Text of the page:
1. What were your first impressions of the book, before reading it? How did you come to choose Water for Elephants - did you hear about it, pick it up while browsing, was it a gift?
The following questions came from erin collazzo miller at about.com.
2. Water for Elephants moves between a story about a circus and a story about an old man in a nursing home. How do the chapters about the older Jacob enrich the story about Jacob’s adventure with the circus? How would the novel be different if Gruen had only written about the younger Jacob, keeping the story linear and never describing Jacob’s life as an old man?
3. The book begins with a quote from Horton Hatches the Egg by Dr. Seuss: “I meant what I said, and I said what I meant…An elephant’s faithful—one hundred percent!” What is the role of faithfulness and loyalty in Water for Elephants? How do different characters define loyalty? (Jacob, Walter, Uncle Al).
4. When you first read the Prologue, who did you think murdered the man? Were you surprised by who the actual murderer was?
5. In what ways is Water for Elephants a survival story? A love story? An adventure?
7. At the end of the novel, Jacob exclaims, "So what if I'm ninety-three? . . . why the hell shouldn't I run away with the circus?" (page 331). What would you project to be the elderly Jacob's experiences after he runs away with the circus the second time? How does his decision reflect what we have learned about his early years?
The following questions are reprinted, with permission from one minute book reviews, a wonderful blog by author and critic Janice Harayda. To see the rest of her questions, click on the link above.
8. Many novels that are popular with book clubs come from female authors who write in the voice of a female character. Water for Elephants is different in that its narrator is a man in his 90s. How well did Gruen portray Jacob? Did she portray characters of one sex better than the other?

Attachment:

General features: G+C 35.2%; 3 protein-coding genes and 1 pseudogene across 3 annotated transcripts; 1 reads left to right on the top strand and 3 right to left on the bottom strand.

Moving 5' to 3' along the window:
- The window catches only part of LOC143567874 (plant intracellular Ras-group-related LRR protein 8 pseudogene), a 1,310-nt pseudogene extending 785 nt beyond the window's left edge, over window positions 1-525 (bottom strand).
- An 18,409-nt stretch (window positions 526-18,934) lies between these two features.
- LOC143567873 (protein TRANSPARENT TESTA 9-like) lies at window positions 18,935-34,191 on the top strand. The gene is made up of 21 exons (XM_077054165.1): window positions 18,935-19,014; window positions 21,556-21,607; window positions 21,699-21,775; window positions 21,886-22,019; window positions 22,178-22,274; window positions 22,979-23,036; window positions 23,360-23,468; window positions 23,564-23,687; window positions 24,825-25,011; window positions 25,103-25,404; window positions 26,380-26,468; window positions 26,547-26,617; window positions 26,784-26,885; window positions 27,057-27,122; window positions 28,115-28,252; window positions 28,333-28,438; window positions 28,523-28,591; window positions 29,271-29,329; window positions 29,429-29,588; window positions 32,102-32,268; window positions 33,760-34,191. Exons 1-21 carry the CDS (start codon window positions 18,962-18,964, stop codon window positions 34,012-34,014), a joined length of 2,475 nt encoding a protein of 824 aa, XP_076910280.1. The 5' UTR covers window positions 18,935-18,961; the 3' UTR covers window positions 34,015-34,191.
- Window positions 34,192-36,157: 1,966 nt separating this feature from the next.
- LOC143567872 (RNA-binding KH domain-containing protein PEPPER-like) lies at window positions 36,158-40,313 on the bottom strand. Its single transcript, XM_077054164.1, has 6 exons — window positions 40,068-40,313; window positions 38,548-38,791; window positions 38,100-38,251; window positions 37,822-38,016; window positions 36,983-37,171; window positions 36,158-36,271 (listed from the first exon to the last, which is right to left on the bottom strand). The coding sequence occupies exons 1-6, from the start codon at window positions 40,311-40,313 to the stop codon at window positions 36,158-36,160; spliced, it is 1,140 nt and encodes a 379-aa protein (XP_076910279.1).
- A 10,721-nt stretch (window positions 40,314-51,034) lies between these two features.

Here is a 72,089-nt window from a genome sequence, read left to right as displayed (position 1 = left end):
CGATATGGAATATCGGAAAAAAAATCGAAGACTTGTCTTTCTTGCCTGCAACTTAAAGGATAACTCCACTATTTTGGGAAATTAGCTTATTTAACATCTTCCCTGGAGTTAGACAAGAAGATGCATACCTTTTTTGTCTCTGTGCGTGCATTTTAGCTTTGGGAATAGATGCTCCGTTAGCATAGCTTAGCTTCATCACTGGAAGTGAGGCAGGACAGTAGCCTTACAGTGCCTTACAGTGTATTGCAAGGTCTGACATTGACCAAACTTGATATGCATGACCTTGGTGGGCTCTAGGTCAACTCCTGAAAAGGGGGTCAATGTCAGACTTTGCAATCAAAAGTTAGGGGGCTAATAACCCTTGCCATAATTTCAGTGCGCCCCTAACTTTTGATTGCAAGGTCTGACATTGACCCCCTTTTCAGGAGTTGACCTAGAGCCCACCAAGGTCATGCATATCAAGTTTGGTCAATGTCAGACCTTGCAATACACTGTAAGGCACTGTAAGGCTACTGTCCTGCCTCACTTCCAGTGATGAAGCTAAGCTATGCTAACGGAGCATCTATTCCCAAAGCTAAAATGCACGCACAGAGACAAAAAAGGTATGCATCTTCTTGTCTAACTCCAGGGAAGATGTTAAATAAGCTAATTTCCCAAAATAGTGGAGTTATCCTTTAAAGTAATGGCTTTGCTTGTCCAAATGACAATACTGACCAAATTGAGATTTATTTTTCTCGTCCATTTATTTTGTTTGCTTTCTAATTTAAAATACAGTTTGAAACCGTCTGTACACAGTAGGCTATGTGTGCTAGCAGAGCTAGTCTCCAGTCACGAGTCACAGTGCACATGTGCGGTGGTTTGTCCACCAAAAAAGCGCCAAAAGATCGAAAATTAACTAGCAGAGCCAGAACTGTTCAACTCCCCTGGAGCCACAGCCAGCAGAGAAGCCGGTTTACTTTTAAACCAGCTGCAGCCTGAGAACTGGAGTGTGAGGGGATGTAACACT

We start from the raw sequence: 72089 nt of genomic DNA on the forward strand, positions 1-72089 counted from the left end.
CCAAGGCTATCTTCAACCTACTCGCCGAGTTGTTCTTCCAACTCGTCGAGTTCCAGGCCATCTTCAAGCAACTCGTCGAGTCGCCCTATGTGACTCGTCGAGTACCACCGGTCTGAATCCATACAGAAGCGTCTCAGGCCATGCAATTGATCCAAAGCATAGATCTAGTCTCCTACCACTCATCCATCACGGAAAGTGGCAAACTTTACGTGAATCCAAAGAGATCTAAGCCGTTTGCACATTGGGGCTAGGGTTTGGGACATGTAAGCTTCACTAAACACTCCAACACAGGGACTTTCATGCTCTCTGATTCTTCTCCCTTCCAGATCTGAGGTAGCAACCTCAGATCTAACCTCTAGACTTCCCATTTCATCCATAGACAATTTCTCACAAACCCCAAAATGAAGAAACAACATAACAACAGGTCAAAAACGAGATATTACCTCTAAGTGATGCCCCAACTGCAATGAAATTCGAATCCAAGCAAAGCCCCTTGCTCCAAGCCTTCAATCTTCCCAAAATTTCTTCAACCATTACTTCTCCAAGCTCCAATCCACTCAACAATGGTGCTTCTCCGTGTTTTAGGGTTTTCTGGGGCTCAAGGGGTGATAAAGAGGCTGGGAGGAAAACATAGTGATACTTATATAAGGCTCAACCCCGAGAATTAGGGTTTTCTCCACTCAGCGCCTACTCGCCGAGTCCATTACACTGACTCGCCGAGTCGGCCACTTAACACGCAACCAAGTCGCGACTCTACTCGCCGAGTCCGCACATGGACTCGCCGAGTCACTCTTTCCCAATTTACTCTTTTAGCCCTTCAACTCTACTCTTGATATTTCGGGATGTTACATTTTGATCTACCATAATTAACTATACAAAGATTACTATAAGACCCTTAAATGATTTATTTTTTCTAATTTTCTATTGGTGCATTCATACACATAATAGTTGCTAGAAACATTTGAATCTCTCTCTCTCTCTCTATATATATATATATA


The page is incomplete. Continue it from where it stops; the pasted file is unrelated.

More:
9. Historical novels are traditionally defined as books in which the action takes place before their authors were born. Pride and Prejudice, for example, isn’t considered a “historical” novel because Jane Austen was writing about her own times. But many of the most popular American novels of the past 100 years, from Gone With the Wind to The Clan of the Cave Bear and Cold Mountain, are historical novels. How would you compare Water for Elephants with some of your favorites?
10. Did you find the ending of the book as “predictable” as the PW (Publishers Weekly) reviewer did? Or did you find it surprising? Why?
11. Please rate this book from 1 to 5. Would you feel good about recommending it?
Bonus Q (for you overachievers): Sara Gruen has said that the "backbone" of her novel "parallels the biblical story of Jacob," in the book of Genesis. On the first night after his leaving Cornell, for example, Jacob --- as did his biblical namesake --- lies "back on the bank, resting my head on a flat stone" (page 23). In what other ways does Water for Elephants parallel the story of the biblical Jacob? How do the names of many of the characters reflect names of characters in the biblical account?
Thanks for reading. The End.
6. Water for Elephants has a happy ending for Jacob, but not for many other characters. Discuss Walter and Camel’s fates. How does tragedy fit into the story?